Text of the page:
Current Flinders’ PhD student Charley shares her tips for staying focused while studying by using the Pomodoro technique. In addition to studying, Charley also works in the Learning Lounge at Bedford Park campus. The Learning Lounge is a study space staffed by Learning Advisors who can help you with academic writing, understanding assignment requirements, referencing, numeracy, and other general study skills and tips juts like the Pomodoro technique! To view Learning Lounge location and opening hours visit the student website.
The Pomodoro Technique is something I have just started using in my 6th year of study that I’ve found incredibly useful. Staying focussed while studying for big chunks of time has always been something I struggle with, and often I can feel guilty when taking breaks and getting distracted by other interests or tasks. This can sometimes mean that I end up trying to study for really long periods of time without breaks but end up less productive because I’m less focussed. The Pomodoro Technique works with the assumption that humans aren’t built to be focussed for long periods and allowing yourself to take breaks is important. Taking short breaks in between studying is a concept that I’m sure a lot of us are familiar with but can sometimes struggle to make work for us. The Pomodoro Technique takes this concept and gives it a bit more structure, so that you can spend less effort on deciding when and for how long you should study, and can dedicate that effort to what’s important, whether that be your study or self-care.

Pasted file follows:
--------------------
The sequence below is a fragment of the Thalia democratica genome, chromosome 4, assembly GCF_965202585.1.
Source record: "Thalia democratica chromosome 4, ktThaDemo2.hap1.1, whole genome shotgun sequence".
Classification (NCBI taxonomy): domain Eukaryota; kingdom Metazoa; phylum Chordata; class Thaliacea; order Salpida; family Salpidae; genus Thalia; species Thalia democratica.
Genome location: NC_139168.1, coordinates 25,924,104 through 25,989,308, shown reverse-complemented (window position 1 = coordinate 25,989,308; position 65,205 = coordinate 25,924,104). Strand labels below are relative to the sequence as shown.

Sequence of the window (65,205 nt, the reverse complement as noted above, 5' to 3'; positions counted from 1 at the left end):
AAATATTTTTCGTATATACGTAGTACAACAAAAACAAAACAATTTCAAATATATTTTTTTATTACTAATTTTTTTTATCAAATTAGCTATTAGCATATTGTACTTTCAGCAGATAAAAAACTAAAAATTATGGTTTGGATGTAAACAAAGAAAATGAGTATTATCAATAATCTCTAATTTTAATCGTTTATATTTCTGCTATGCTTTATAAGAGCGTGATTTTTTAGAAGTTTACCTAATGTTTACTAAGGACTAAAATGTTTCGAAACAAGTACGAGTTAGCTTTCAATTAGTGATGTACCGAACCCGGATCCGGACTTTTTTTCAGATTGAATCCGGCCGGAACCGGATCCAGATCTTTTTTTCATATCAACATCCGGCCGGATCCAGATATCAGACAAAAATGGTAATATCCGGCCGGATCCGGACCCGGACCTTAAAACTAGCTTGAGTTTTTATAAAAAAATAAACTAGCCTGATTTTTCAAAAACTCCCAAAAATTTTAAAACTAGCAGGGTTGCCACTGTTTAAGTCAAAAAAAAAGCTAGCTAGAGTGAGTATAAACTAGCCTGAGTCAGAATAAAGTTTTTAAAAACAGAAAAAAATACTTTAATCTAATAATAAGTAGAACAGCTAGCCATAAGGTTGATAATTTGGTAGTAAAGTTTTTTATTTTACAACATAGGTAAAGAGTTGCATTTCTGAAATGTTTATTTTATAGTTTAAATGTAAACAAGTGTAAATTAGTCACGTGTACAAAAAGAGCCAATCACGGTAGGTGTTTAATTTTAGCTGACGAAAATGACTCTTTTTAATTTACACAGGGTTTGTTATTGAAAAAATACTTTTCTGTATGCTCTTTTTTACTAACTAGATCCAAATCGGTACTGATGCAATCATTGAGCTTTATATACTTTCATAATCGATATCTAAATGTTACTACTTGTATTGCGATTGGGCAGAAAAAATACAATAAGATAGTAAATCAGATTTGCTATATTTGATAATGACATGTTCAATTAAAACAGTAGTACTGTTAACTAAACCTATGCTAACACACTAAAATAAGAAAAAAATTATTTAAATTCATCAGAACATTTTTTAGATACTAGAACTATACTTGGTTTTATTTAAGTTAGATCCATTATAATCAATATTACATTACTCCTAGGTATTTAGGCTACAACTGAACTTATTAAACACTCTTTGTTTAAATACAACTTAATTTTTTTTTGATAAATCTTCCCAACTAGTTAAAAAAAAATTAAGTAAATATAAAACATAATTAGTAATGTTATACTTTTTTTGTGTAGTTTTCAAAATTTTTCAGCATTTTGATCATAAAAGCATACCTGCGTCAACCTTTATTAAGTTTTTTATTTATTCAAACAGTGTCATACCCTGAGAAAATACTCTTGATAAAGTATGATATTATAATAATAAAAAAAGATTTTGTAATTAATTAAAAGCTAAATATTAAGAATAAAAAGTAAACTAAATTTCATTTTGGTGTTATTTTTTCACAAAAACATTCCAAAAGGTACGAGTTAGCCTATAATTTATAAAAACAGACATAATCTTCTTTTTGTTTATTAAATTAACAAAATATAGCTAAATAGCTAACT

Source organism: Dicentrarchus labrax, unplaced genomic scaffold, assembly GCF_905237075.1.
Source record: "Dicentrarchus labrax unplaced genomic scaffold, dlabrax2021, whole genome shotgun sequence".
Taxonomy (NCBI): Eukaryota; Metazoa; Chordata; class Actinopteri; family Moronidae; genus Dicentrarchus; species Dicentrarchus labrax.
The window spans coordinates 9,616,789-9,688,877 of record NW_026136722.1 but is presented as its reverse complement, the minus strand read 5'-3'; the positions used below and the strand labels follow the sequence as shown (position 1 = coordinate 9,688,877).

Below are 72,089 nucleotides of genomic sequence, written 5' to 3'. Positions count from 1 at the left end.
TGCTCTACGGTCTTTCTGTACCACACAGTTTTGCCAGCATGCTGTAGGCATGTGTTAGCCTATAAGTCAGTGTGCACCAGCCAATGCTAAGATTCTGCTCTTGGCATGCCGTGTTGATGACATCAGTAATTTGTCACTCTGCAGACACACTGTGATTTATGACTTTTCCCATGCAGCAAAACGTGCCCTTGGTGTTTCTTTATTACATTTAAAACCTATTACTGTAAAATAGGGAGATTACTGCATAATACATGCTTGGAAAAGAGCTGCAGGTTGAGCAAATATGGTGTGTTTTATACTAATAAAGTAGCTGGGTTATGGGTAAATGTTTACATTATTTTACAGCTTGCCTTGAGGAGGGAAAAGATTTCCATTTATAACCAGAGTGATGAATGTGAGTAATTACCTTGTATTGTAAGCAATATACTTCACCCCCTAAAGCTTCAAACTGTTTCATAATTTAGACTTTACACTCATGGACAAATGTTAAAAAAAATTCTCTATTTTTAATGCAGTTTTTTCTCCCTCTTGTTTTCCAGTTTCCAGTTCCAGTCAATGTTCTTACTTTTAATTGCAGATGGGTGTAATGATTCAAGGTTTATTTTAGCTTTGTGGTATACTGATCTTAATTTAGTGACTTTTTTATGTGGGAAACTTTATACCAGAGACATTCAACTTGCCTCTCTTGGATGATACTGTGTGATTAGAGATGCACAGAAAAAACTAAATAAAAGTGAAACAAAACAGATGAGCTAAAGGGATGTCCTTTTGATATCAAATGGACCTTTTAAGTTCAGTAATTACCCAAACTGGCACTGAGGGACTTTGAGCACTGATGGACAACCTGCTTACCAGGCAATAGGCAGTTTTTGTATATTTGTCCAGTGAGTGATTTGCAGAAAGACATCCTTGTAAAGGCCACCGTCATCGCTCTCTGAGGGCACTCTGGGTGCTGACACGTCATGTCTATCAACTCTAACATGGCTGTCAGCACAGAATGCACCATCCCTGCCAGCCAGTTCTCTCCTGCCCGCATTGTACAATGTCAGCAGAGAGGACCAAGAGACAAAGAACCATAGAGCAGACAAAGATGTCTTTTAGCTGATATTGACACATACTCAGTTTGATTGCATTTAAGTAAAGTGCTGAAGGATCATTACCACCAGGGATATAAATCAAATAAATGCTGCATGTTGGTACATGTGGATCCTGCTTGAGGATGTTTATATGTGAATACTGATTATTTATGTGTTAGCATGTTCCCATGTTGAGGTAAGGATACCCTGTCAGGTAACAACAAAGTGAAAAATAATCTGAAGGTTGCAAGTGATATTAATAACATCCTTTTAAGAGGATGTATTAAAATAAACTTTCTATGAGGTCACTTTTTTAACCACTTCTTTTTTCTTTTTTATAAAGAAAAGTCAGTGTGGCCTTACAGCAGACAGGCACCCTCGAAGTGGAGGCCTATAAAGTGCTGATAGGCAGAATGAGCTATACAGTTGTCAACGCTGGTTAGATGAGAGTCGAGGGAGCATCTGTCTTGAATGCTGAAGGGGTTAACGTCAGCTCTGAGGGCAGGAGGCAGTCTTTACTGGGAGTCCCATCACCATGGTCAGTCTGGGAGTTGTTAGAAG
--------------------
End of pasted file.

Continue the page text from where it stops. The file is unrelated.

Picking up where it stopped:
To use the technique, you set a timer for a length of time you feel you can maintain focus for (e.g., 25 minutes) and then set a timer for your break period (e.g., 5 minutes). Playing around with different study times and break times may also help you find your groove and improve your productivity when studying. I’ve found that online timers for this technique can be particularly helpful, like https://pomofocus.io/ as it takes away the extra responsibility of setting a new timer each time you finish a study period or break period. This technique can also be helpful when doing other tasks that you might have trouble focussing on, like housework. So next time you find your concentration fizzling out, try breaking down your study and break periods with a timer and see if the Pomodoro Technique works for you.